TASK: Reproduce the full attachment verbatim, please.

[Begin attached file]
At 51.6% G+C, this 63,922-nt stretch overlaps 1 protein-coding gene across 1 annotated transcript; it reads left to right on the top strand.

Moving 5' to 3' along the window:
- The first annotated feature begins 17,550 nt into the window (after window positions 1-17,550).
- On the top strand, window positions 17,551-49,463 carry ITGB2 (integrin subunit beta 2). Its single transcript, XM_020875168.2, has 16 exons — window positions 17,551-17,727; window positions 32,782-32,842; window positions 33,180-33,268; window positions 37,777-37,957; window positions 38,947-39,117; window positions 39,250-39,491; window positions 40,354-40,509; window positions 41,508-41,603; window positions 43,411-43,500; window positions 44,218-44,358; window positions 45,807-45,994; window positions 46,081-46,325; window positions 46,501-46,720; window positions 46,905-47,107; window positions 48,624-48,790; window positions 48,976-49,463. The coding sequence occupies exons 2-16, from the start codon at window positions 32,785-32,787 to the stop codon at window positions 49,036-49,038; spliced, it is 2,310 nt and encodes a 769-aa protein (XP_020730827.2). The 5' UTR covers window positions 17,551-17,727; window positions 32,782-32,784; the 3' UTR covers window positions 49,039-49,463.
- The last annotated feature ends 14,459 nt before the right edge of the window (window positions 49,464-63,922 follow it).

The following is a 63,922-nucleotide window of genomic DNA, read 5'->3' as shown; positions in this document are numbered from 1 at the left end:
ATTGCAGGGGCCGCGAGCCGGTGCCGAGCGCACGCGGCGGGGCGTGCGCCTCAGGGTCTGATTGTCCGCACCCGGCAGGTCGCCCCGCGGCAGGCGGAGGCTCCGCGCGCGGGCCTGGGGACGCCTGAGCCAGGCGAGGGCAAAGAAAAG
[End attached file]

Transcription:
At 51.6% G+C, this 63,922-nt stretch overlaps 1 protein-coding gene across 1 annotated transcript; it reads left to right on the top strand.

Moving 5' to 3' along the window:
- The first annotated feature begins 17,550 nt into the window (after window positions 1-17,550).
- On the top strand, window positions 17,551-49,463 carry ITGB2 (integrin subunit beta 2). Its single transcript, XM_020875168.2, has 16 exons — window positions 17,551-17,727; window positions 32,782-32,842; window positions 33,180-33,268; window positions 37,777-37,957; window positions 38,947-39,117; window positions 39,250-39,491; window positions 40,354-40,509; window positions 41,508-41,603; window positions 43,411-43,500; window positions 44,218-44,358; window positions 45,807-45,994; window positions 46,081-46,325; window positions 46,501-46,720; window positions 46,905-47,107; window positions 48,624-48,790; window positions 48,976-49,463. The coding sequence occupies exons 2-16, from the start codon at window positions 32,785-32,787 to the stop codon at window positions 49,036-49,038; spliced, it is 2,310 nt and encodes a 769-aa protein (XP_020730827.2). The 5' UTR covers window positions 17,551-17,727; window positions 32,782-32,784; the 3' UTR covers window positions 49,039-49,463.
- The last annotated feature ends 14,459 nt before the right edge of the window (window positions 49,464-63,922 follow it).

The following is a 63,922-nucleotide window of genomic DNA, read 5'->3' as shown; positions in this document are numbered from 1 at the left end:
ATTGCAGGGGCCGCGAGCCGGTGCCGAGCGCACGCGGCGGGGCGTGCGCCTCAGGGTCTGATTGTCCGCACCCGGCAGGTCGCCCCGCGGCAGGCGGAGGCTCCGCGCGCGGGCCTGGGGACGCCTGAGCCAGGCGAGGGCAAAGAAAAG